Friday, May 22, 2020

My Cricketing Insights - Jaideep Pal (Batting and Wicket Keeping)

Jaideep Pal was my skipper when I played for the IDBI in the Times Shield during my stint in Mumbai between 1994 and 1998. Warm and friendly, with an impish smile perpetually on his face, he belies the tough and wily competitor that lies within. He is constantly match-aware, has a high emotional quotient and is always thinking of how to get the best of his resources. No wonder we made the finals one year and did pretty well in the next. I found Jai to be a captain for whom I wanted to give my best - he is vulnerable, open and affectionate and wants the best for you. He is like that as a person too, so it's so easy to trust him, to want to do well for him. He sings beautifully, has a great sense of humour, loves a good time and is easily the most liked by all. He is certainly one of my favourite people and one of the better skippers I have played under.
Jaideep Pal
Jai started playing cricket for Shardashram High School (Sachin's, Kambli's, Amre's school) and was part of the playing XI when the school won the prestigious school tournament viz. Giles shield. He was the youngest at that time to have played a finals - at a mere 11 years and few months.. Then Jai played for Don Bosco School. At the college level he went to Poddar College, played for Mumbai University and was part of a specially selected team of probables of BCA colts which played in the Moin Ud Dowlah Gold Cup tournament at Hyderabad in 1990-91. Jai played regularly for 2 two years for the BCA Colts and A division club cricket for nearly 15 years representing top Mumbai clubs like CCI, Khar Gymkhana and Shivaji Park Gymkhana from 1987 to 2002. He last played for Shivaji Park.

Three centuries - on a roll!
Jai's role model in batting was Sunil Gavaskar, and he idolized Syed Kirmani and Alan Knott in the wicket-keeping department. He did well in both departments, scored heavily and received prizes for best wicket-keeper on several occasions. Jai captained IDBI and was instrumental in the team reaching the B division of the prestigious Times Shield in a short span of time from lower divisions.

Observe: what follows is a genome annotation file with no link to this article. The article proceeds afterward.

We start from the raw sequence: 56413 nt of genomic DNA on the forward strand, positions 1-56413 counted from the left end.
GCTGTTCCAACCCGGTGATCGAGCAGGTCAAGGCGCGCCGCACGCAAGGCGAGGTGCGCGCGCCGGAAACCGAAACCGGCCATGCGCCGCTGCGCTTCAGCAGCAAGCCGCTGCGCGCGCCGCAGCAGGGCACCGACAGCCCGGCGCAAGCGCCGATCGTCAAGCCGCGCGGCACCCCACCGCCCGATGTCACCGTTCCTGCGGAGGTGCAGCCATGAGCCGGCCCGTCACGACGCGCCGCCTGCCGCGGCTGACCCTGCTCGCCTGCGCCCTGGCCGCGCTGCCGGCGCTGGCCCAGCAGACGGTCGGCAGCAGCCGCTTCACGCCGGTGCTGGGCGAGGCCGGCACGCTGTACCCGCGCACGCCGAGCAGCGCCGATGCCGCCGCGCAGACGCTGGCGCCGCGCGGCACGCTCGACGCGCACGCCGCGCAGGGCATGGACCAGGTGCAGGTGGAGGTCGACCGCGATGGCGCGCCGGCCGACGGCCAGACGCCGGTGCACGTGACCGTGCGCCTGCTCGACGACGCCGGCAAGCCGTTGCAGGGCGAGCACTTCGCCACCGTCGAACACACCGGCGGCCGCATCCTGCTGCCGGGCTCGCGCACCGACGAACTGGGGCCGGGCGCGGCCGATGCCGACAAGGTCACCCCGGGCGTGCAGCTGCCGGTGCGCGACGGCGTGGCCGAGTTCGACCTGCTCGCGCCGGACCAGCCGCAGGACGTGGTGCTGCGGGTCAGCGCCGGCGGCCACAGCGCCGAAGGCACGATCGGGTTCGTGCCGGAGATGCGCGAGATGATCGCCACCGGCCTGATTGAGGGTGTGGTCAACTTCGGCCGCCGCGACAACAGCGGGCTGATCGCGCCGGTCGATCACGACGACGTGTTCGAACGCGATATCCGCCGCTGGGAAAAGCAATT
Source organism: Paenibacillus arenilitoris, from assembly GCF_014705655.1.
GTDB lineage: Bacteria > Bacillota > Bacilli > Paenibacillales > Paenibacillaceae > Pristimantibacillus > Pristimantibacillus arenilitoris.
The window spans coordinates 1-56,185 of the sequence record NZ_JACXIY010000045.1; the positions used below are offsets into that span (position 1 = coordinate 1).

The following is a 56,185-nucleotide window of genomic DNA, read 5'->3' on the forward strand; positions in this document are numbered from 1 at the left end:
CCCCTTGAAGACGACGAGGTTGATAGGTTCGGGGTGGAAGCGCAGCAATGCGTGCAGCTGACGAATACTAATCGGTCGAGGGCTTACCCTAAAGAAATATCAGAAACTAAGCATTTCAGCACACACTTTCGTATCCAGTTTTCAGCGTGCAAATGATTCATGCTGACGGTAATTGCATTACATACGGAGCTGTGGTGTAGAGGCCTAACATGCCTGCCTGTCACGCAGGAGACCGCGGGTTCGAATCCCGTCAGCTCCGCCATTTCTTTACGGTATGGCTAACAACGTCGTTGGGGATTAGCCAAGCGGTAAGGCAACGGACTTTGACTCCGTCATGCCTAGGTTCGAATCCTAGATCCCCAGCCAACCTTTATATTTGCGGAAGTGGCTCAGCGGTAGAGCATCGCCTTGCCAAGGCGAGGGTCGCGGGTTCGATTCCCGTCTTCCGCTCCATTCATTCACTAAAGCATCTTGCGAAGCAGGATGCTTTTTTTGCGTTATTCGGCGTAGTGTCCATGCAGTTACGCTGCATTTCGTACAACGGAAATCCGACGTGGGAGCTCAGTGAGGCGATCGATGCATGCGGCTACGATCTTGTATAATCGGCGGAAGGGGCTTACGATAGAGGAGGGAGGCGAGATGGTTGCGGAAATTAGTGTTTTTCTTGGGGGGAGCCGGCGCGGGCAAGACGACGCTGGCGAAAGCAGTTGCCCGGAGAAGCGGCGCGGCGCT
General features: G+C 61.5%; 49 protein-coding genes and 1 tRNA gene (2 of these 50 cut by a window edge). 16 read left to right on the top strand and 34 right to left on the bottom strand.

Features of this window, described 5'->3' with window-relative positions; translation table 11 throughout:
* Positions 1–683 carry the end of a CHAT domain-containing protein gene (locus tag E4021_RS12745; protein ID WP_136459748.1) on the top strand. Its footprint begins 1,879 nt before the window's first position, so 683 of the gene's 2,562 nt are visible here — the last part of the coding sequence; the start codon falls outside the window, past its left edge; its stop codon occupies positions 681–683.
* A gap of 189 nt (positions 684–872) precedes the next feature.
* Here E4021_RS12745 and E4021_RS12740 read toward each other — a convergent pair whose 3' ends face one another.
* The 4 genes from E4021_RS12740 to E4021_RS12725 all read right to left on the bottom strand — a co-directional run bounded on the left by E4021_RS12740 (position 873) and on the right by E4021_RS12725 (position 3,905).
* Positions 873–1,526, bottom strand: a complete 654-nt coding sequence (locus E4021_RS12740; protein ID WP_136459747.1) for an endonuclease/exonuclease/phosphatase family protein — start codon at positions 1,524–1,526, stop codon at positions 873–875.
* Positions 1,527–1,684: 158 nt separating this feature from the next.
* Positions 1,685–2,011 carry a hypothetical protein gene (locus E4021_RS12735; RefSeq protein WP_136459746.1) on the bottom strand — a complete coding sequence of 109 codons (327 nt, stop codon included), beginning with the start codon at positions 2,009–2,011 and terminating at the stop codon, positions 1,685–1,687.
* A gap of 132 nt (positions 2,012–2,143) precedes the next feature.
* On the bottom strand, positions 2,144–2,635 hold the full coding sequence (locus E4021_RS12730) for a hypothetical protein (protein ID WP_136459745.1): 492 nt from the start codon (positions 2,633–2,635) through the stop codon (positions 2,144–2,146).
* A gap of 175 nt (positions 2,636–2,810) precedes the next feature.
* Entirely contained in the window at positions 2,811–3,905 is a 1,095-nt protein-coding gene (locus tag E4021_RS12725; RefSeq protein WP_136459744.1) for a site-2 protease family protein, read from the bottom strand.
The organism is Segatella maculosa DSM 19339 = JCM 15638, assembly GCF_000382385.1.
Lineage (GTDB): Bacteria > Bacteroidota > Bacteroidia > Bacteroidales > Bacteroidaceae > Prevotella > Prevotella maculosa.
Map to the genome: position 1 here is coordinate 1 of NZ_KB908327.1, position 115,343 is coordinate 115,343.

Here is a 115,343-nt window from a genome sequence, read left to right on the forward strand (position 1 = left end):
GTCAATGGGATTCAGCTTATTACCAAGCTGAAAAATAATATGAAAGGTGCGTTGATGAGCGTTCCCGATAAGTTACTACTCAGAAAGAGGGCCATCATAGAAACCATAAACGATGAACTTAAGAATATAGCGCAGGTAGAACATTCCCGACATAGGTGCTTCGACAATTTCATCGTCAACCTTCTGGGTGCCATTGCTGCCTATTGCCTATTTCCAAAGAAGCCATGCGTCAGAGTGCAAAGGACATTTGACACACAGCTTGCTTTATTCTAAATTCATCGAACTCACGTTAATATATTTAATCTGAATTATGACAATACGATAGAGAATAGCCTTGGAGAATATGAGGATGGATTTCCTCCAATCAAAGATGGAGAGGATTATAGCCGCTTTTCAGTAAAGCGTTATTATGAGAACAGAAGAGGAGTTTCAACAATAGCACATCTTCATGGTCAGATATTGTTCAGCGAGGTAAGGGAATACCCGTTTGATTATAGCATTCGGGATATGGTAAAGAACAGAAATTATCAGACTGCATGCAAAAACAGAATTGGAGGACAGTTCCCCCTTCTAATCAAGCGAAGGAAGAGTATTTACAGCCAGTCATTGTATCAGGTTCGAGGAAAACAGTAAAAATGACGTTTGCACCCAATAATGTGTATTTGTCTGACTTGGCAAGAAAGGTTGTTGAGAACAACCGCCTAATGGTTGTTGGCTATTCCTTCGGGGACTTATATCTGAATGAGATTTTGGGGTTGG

Here are a few of Jaideep's insights on batting and wicket keeping.
To be frank, I have never had proper coaching by any sir apart from Late Achrekar sir who was very keen that I should play at a good level of cricket and that was way back in 1978-79 when I was 11 years old. At that age, one hardly remembers what is taught. Whatever I have learnt by watching, listening and practising is as under:
Jai with Sunil Gavaskar - Dadar Union vs Shivaji Gymkhana Exhibition match in 2017

Batting :
1. One should be hungry enough to become a good batsman as it is always one person against the 11 players at any point of time.

2. A still head is the most important thing. If the head is still you are sure that you will gauge the length of the delivery. What I mean by a 'still head' is that the focus should be on the ball and it should not sway. When the head is still, it is in line with the delivery of the ball and helps you judge the length and the moment the head droops sideways, one is not able to judge the delivery and also results in difficulty in playing deliveries which are pitched on middle and leg as the vision becomes blind. You can say for batting it is the side on stance. Which helps you keep your head still. One knows it when you can't judge the line and length of a delivery..
Even in wicket keeping, when one takes a stance it should be ensured that the balance is proper and the weight is evenly distributed. This ensures that the sight is set on the delivery only and not affected by the movement of the batsman. As a wicket-keeper we know the head is not still the moment we are not able to follow the ball right from point of release to its landing. If one sees the release but misses the flight and sees it only after it lands, it means you have to search for the ball, the moment that happens indicates that head is not still.

3. Always focus on basics. A good defence will ensure that you can easily play big strokes when required but the reverse is not true..

4. Practice regularly and approach each session as if you were playing a match.

5. Keep your hands close to the body as much as possible this ensures you don't chase outgoing deliveries.

6. Before any game analyse the kind of bowlers expected and practice mentally how one will approach each delivery. This practice is very tough as you need to imagine and it is exhausting. But very helpful.

7. A day before the game tap 100 balls on the bat focusing on the seam and that to be done on Match day too

8. Always play the ball and not the bowler.

9. Remember it's a mental game.

10. For physical training basics are important but one should hit the gym twice a week for muscle building as the game has become more of power.
Avi Karnik, Ajit Wadekar, Salil Datar and Jaideep Pal
As a keeper I suggest the following: